I think that probably fed a little bit to some better play at Quicken Loans, and even today in the sense of where I appreciate being out here maybe more than I had before.

Q. You played so well in 2000. You recall why you didn't come back between '03 to I think '08?
CHARLES HOWELL, III: I skipped all those years? I don't know that I -- that doesn't sound right.

Anyway, I don't recall why, no. There were maybe a couple years I would've skipped because of the British Open. I wanted to go over there early to prepare. Other than that, there was no specific reason, no.

Q. Could you expand on something you said up the hill about playing with Zach and using his experience to help you get around the course?
CHARLES HOWELL, III: Yeah, obviously I was watching Golf Channel and saw Zach's record here is phenomenal, right? So I figured if I could just hang with him today and even try to ride his coattails a little bit, I would be doing all right.

You can tell he loves the golf course. He's comfortable here. You could see that from the very first hole today, that Zach is comfortable here.

So I thought if I could hang with him today and tomorrow I would have a nice chance going into the weekend, because he is going to play well every day. He's just far too good of a player not to.

Q. Charles, you said that this is one of your favorite spots. What in particular makes this a good place for you?
CHARLES HOWELL, III: Well, they were nice enough to give me the exemption in 2000. This was back in the days when Kym Hougham ran the tournament. Obviously now Clair does a fantastic job and they're great about giving them to the young players.

So that, number one.

Number two, I love the golf course. I've always thought of all the golf courses on the TPC rotation, this is one the top three of the entire network. I just think every single hole out here is great. Players speak highly of the golf course. You never here a complaint or anything about it.

Then on the family side, like the Big Dig on Tuesday night, now that we have children that's a big deal. They like that, right? They don't want to miss it. Then the Cole Swindell concert last night. All the things that people maybe don't see that the tournament and the community does for us, you know, it does matter.

It gets families here.

Q. Charles, two things: You talked about the neck and rib injuries.
CHARLES HOWELL, III: Yes.

Q. Was it more difficult coming back from either one of those? Secondly, with the time off with the rib injury, you said that you were spending more time putting. Was that in some ways a blessing to your game to be able to devote that much time to just the putting and the short game?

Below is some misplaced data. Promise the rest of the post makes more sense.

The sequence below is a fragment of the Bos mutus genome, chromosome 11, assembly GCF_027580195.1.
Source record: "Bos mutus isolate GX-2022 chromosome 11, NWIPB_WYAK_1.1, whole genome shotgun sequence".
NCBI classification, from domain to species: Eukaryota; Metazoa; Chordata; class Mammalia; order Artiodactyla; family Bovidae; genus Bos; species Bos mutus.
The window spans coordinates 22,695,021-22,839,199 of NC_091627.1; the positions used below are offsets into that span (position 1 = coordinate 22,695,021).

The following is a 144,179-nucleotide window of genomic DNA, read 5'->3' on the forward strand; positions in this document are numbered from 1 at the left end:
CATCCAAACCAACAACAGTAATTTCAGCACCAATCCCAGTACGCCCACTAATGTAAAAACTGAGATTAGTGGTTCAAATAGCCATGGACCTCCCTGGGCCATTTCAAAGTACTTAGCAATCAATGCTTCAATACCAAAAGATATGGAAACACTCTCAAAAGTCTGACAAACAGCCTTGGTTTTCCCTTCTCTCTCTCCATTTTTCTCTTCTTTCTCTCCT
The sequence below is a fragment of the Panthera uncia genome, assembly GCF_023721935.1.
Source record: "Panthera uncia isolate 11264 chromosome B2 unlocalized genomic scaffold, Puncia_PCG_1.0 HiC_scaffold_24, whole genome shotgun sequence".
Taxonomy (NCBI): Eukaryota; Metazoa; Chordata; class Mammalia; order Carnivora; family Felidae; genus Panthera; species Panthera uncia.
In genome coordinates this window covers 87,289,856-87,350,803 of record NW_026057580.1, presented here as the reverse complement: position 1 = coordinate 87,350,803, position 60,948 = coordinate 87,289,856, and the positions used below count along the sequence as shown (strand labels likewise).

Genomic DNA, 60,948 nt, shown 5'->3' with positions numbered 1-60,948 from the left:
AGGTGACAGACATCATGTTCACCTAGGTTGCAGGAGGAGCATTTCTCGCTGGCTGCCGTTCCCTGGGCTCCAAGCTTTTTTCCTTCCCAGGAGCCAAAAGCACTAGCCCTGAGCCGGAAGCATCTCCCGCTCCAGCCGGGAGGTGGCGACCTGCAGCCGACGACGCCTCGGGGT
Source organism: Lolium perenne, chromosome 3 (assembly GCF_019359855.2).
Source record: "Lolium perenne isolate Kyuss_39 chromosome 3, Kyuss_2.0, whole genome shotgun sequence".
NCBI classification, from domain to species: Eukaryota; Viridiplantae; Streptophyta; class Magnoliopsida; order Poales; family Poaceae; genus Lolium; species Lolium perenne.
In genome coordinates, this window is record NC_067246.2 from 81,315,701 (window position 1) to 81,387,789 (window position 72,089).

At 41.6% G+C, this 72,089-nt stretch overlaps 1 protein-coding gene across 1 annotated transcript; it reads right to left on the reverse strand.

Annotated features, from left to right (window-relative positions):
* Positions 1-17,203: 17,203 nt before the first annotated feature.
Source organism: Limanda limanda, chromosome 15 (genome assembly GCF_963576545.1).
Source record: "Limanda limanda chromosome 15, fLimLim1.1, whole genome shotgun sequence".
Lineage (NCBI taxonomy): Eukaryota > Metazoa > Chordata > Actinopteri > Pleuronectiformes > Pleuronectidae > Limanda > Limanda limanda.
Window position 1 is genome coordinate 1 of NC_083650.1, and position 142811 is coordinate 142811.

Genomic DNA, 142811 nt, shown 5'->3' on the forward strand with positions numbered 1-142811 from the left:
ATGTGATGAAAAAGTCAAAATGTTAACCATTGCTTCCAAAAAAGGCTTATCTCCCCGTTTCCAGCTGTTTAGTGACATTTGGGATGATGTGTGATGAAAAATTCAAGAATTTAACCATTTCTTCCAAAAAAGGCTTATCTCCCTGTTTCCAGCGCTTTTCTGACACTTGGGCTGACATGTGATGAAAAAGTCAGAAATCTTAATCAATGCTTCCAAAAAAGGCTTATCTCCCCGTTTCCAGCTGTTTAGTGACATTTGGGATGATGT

CHARLES HOWELL, III: Well, I missed -- a year ago I had a mass removed from my neck. I had my I submandibular and sublingual glands removed. That was scary, because you're coming back from -- I mean, going to have a surgery there are certain risks associated with that, et cetera, et cetera.

But I knew there was a definite timeline I would come back. All that had to happen was if I don't die under anesthesia, I'm going to come back. And if I die I won't even know. I am either coming back or not.

With an injury, it's always, When can I come back? When can I start hitting balls? I don't want to reinjure it. So I spoke to almost every player that I could think of that had done this injury along the way. What did you guys learn from this? What have you done, et cetera?

I'm a ball beater and a practicer. I just enjoy doing it. I probably overdid it a little bit which led to this. You try to learn from them because you know they're probably going to happen in the future.

But, yeah, like coming back from surgery, really that was a case of if I don't die I'm going to come back and it's going to be fine. The wound needs to heal.

With an injury you're always like, Oh, my gosh. In the first few shots you hit you think, Man, I am going to blow this thing out again.

Listen, if you look across the history of the game I've been extremely lucky with only this injury so far - knock on wood. And I do realize I'm not 21 anymore. That's sometimes a tough pill to swallow.

Q. Did it help to have all that time devoted to putting?
CHARLES HOWELL, III: It did. I mean, it's really hard to get excited to putt, but when it's the only thing you can do, you find ways to make it exciting and find different short game games to play and whatnot.

I spent three, four hours a day putting. Partly I would drive my wife crazy if I was home and it gave me something to do. But I filled the time with it, and by the end I enjoyed it.